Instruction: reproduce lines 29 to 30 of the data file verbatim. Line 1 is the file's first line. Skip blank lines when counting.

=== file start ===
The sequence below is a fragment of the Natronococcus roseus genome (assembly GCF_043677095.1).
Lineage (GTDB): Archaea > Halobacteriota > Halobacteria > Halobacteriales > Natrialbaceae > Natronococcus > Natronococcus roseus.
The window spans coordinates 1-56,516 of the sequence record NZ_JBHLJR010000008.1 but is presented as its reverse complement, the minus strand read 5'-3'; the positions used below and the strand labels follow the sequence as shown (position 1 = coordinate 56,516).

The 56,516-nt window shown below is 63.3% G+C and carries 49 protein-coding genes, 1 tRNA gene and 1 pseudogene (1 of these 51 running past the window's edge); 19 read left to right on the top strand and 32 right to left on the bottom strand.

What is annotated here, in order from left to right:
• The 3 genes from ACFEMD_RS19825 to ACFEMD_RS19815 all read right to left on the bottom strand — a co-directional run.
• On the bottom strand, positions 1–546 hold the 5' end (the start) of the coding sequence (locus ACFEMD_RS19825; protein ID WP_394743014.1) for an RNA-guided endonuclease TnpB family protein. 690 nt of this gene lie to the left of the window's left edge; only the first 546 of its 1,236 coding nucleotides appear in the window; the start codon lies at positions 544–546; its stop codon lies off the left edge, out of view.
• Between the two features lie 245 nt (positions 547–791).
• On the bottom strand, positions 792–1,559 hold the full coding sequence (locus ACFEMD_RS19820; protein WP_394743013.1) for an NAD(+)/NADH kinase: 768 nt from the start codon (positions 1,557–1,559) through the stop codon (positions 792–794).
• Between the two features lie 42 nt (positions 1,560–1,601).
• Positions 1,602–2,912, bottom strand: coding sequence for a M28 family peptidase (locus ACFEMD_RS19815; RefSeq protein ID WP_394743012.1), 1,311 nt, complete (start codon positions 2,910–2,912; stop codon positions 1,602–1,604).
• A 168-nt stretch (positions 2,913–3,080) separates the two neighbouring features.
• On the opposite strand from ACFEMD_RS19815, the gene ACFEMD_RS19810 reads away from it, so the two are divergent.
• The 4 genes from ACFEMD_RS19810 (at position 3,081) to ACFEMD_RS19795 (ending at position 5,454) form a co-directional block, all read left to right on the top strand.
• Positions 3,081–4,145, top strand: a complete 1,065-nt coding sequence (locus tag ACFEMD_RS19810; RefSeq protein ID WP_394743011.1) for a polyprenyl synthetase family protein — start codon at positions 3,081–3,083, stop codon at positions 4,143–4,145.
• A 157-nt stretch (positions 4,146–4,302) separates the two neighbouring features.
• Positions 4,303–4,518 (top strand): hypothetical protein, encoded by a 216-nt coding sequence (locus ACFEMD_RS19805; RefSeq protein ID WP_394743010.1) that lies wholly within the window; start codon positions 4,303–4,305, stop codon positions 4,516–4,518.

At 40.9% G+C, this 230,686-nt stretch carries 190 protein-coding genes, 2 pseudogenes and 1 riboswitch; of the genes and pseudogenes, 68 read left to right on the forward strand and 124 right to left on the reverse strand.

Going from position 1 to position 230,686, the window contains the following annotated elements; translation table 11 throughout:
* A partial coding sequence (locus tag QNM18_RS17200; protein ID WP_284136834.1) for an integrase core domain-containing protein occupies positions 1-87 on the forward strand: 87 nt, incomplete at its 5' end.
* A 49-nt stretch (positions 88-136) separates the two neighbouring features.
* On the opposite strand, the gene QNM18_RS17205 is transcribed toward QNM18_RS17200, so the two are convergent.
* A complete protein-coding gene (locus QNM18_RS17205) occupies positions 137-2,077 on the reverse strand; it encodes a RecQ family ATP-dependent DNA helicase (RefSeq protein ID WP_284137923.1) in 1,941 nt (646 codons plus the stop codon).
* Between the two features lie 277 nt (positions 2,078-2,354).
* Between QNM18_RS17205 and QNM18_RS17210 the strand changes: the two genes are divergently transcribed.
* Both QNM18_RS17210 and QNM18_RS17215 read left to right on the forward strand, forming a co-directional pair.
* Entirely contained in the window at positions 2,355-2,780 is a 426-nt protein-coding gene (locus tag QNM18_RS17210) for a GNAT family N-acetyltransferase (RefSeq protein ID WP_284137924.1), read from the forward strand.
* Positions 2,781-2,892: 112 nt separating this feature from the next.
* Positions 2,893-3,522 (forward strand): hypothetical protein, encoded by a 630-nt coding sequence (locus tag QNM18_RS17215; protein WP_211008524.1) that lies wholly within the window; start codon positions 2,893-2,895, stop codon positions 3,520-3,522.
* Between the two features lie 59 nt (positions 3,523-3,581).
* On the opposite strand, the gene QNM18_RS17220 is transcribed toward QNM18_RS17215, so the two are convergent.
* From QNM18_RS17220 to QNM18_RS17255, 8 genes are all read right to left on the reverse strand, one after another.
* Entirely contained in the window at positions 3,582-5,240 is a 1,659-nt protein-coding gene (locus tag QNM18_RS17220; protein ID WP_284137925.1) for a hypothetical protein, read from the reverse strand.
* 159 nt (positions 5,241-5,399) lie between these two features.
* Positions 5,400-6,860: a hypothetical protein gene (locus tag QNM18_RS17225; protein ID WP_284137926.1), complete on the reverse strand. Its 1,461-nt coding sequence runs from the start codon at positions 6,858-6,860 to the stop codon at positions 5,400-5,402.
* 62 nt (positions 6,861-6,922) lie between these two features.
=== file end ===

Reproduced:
* Positions 2,893-3,522 (forward strand): hypothetical protein, encoded by a 630-nt coding sequence (locus tag QNM18_RS17215; protein WP_211008524.1) that lies wholly within the window; start codon positions 2,893-2,895, stop codon positions 3,520-3,522.
* Between the two features lie 59 nt (positions 3,523-3,581).